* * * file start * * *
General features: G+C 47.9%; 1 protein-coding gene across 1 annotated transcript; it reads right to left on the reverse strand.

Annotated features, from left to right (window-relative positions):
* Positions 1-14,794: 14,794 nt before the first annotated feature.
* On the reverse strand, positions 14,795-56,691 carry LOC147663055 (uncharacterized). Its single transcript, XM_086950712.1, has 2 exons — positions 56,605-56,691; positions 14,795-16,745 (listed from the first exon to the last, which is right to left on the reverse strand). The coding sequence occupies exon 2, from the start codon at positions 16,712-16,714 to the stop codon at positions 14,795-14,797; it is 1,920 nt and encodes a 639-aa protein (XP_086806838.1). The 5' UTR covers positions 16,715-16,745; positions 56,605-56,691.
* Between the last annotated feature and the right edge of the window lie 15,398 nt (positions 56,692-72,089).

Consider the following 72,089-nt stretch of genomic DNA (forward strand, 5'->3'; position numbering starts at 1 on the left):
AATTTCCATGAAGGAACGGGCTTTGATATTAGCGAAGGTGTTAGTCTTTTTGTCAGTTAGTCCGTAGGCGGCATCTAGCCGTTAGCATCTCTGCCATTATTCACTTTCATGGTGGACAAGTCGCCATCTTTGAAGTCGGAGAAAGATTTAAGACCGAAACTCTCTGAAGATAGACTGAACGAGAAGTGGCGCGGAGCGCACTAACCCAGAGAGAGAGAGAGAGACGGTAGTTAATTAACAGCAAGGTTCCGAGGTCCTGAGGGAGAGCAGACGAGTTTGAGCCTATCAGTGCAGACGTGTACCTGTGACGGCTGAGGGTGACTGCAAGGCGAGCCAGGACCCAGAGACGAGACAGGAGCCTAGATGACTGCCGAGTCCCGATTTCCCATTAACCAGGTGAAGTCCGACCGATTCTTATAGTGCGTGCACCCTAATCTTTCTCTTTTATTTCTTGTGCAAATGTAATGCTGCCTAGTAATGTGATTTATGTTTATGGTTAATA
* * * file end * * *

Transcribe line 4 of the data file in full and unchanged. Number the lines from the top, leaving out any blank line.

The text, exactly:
* On the reverse strand, positions 14,795-56,691 carry LOC147663055 (uncharacterized). Its single transcript, XM_086950712.1, has 2 exons — positions 56,605-56,691; positions 14,795-16,745 (listed from the first exon to the last, which is right to left on the reverse strand). The coding sequence occupies exon 2, from the start codon at positions 16,712-16,714 to the stop codon at positions 14,795-14,797; it is 1,920 nt and encodes a 639-aa protein (XP_086806838.1). The 5' UTR covers positions 16,715-16,745; positions 56,605-56,691.